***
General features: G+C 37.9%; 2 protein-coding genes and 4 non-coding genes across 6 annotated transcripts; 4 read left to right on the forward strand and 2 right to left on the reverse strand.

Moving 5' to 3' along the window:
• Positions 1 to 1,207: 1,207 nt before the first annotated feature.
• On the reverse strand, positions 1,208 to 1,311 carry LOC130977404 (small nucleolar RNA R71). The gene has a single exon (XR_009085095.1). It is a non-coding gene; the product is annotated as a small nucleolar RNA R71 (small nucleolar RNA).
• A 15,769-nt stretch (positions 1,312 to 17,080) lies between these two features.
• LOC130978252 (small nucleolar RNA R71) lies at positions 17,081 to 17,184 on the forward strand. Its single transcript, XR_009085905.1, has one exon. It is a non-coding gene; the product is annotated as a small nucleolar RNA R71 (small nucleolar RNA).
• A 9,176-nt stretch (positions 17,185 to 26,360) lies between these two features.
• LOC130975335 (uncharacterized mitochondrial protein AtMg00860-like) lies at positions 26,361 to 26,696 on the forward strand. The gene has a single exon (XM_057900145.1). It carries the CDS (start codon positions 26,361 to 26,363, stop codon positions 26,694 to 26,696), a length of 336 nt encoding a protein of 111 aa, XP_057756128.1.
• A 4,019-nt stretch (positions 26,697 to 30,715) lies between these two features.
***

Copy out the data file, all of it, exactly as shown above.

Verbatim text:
General features: G+C 37.9%; 2 protein-coding genes and 4 non-coding genes across 6 annotated transcripts; 4 read left to right on the forward strand and 2 right to left on the reverse strand.

Moving 5' to 3' along the window:
• Positions 1 to 1,207: 1,207 nt before the first annotated feature.
• On the reverse strand, positions 1,208 to 1,311 carry LOC130977404 (small nucleolar RNA R71). The gene has a single exon (XR_009085095.1). It is a non-coding gene; the product is annotated as a small nucleolar RNA R71 (small nucleolar RNA).
• A 15,769-nt stretch (positions 1,312 to 17,080) lies between these two features.
• LOC130978252 (small nucleolar RNA R71) lies at positions 17,081 to 17,184 on the forward strand. Its single transcript, XR_009085905.1, has one exon. It is a non-coding gene; the product is annotated as a small nucleolar RNA R71 (small nucleolar RNA).
• A 9,176-nt stretch (positions 17,185 to 26,360) lies between these two features.
• LOC130975335 (uncharacterized mitochondrial protein AtMg00860-like) lies at positions 26,361 to 26,696 on the forward strand. The gene has a single exon (XM_057900145.1). It carries the CDS (start codon positions 26,361 to 26,363, stop codon positions 26,694 to 26,696), a length of 336 nt encoding a protein of 111 aa, XP_057756128.1.
• A 4,019-nt stretch (positions 26,697 to 30,715) lies between these two features.